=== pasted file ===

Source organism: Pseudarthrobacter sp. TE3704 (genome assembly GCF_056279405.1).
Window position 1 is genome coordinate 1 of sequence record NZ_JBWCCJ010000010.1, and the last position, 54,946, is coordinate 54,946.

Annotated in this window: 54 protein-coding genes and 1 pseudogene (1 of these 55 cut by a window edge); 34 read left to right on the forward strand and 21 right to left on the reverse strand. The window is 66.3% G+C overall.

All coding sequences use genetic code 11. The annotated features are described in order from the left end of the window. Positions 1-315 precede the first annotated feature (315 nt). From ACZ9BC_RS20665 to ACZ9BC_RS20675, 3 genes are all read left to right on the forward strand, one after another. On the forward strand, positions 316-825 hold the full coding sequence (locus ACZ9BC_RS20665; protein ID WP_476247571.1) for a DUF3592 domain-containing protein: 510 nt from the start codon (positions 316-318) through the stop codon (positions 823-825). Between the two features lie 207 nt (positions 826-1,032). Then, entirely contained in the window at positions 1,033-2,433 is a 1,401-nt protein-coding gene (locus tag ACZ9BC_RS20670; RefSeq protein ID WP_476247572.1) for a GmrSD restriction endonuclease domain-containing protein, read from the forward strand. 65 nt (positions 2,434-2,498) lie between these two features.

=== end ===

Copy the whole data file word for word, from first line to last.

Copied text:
Source organism: Pseudarthrobacter sp. TE3704 (genome assembly GCF_056279405.1).
Window position 1 is genome coordinate 1 of sequence record NZ_JBWCCJ010000010.1, and the last position, 54,946, is coordinate 54,946.

Annotated in this window: 54 protein-coding genes and 1 pseudogene (1 of these 55 cut by a window edge); 34 read left to right on the forward strand and 21 right to left on the reverse strand. The window is 66.3% G+C overall.

All coding sequences use genetic code 11. The annotated features are described in order from the left end of the window. Positions 1-315 precede the first annotated feature (315 nt). From ACZ9BC_RS20665 to ACZ9BC_RS20675, 3 genes are all read left to right on the forward strand, one after another. On the forward strand, positions 316-825 hold the full coding sequence (locus ACZ9BC_RS20665; protein ID WP_476247571.1) for a DUF3592 domain-containing protein: 510 nt from the start codon (positions 316-318) through the stop codon (positions 823-825). Between the two features lie 207 nt (positions 826-1,032). Then, entirely contained in the window at positions 1,033-2,433 is a 1,401-nt protein-coding gene (locus tag ACZ9BC_RS20670; RefSeq protein ID WP_476247572.1) for a GmrSD restriction endonuclease domain-containing protein, read from the forward strand. 65 nt (positions 2,434-2,498) lie between these two features.